Pistos ho kalone: “faithful is he who calls”. The words have come back to me time and time again in the course of my ministry, and they come back to me today through our two readings. St Paul reminds us that he has suffered “weaknesses, insults, hardships, persecutions and calamities for the sake of Christ” but concludes that he is content with his lot, for when “I am weak, then I am strong.” [2 Cor. 12.10]
And then in today’s Gospel [Mark 6. 1-13] Jesus almost despairs that he can achieve so little in his home town of Nazareth. He is dismissed as “the carpenter’s son” and St Mark records him as being amazed at the unbelief of the people. And he warns his disciples about the hard road they have chosen to travel, and that often they will not be welcomed, and people will refuse to hear them.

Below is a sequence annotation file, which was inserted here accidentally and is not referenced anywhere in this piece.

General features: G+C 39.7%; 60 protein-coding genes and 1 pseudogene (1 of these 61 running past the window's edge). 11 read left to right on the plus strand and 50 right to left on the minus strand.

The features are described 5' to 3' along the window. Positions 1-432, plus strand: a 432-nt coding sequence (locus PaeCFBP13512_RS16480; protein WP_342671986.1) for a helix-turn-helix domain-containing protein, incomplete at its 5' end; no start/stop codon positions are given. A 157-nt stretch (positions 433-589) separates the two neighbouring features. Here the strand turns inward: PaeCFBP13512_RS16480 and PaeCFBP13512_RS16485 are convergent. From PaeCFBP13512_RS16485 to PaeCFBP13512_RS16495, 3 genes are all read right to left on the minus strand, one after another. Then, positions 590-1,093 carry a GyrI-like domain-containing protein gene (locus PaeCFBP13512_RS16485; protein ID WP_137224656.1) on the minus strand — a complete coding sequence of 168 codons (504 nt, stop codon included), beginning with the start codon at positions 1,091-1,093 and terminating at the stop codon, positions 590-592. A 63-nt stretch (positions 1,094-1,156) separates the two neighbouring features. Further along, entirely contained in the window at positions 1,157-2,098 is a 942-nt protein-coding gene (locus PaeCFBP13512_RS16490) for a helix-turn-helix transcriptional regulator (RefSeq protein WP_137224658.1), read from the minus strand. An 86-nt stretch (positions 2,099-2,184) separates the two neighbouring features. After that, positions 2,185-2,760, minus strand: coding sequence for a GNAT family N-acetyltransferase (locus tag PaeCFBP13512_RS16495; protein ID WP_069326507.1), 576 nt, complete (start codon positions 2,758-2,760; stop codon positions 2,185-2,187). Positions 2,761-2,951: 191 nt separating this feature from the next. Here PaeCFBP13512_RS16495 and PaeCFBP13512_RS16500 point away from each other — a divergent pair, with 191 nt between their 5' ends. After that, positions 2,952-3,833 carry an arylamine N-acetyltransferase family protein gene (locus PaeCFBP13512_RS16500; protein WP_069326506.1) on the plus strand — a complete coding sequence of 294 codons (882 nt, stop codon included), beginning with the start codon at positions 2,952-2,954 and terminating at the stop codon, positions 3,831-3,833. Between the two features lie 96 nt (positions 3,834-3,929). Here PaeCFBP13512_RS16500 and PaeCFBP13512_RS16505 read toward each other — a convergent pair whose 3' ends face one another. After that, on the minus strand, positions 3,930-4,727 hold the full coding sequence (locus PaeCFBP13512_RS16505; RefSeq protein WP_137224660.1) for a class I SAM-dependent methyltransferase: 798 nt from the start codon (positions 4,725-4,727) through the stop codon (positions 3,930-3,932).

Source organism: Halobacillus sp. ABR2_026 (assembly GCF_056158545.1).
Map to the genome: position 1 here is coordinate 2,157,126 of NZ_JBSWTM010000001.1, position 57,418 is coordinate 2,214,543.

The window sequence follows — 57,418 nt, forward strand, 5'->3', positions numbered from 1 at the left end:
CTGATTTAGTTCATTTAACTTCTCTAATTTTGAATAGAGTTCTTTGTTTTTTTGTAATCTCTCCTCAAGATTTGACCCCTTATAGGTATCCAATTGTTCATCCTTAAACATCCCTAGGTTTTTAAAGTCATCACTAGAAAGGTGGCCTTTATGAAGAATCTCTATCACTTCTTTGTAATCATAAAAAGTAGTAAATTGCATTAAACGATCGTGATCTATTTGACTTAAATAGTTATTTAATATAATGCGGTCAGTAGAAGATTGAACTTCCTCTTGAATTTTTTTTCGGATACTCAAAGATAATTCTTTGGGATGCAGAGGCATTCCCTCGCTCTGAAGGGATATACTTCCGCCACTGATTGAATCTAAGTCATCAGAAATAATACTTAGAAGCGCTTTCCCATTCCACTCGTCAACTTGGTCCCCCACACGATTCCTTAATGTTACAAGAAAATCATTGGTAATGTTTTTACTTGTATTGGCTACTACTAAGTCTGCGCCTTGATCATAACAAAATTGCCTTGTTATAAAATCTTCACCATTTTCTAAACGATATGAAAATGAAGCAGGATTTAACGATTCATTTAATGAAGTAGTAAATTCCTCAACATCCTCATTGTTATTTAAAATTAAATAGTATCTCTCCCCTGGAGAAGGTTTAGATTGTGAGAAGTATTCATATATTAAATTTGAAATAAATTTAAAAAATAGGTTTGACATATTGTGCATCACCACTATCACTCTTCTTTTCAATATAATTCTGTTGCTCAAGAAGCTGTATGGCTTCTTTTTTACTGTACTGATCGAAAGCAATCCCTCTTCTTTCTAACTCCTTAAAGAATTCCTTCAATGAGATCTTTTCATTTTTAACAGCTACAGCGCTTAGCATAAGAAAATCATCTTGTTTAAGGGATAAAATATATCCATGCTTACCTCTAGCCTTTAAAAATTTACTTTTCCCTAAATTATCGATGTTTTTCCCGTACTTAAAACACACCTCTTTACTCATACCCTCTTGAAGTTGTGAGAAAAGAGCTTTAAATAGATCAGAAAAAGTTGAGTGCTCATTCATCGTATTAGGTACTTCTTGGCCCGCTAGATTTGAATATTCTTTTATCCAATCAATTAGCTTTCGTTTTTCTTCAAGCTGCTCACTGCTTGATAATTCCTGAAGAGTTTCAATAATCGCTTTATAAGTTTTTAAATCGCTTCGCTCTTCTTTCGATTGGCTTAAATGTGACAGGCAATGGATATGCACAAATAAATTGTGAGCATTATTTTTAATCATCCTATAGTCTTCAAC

But “faithful is he who calls”. Last Wednesday my three Team Vicars and I did our latest updated Diocesan Safeguarding training, something we have to do every three years. Inevitably the conversation at the end of the course came round to the risks of ministry: of being misunderstood, or having our reputations sabotaged, or being falsely accused. Brothers and sisters, this is not an easy time to be clergy in the Church of God, and we need your prayers, or else we shall all fall over. But “faithful is he who calls”. Not a single one of us would trade our calling for a more comfortable and more secure life. Nor must you. You too are called to follow Christ in the narrow way. You too are called to take risks for God, attempt much for God – and to expect much from God. That is as much your calling as it is mine. And – always – faithful is he who calls.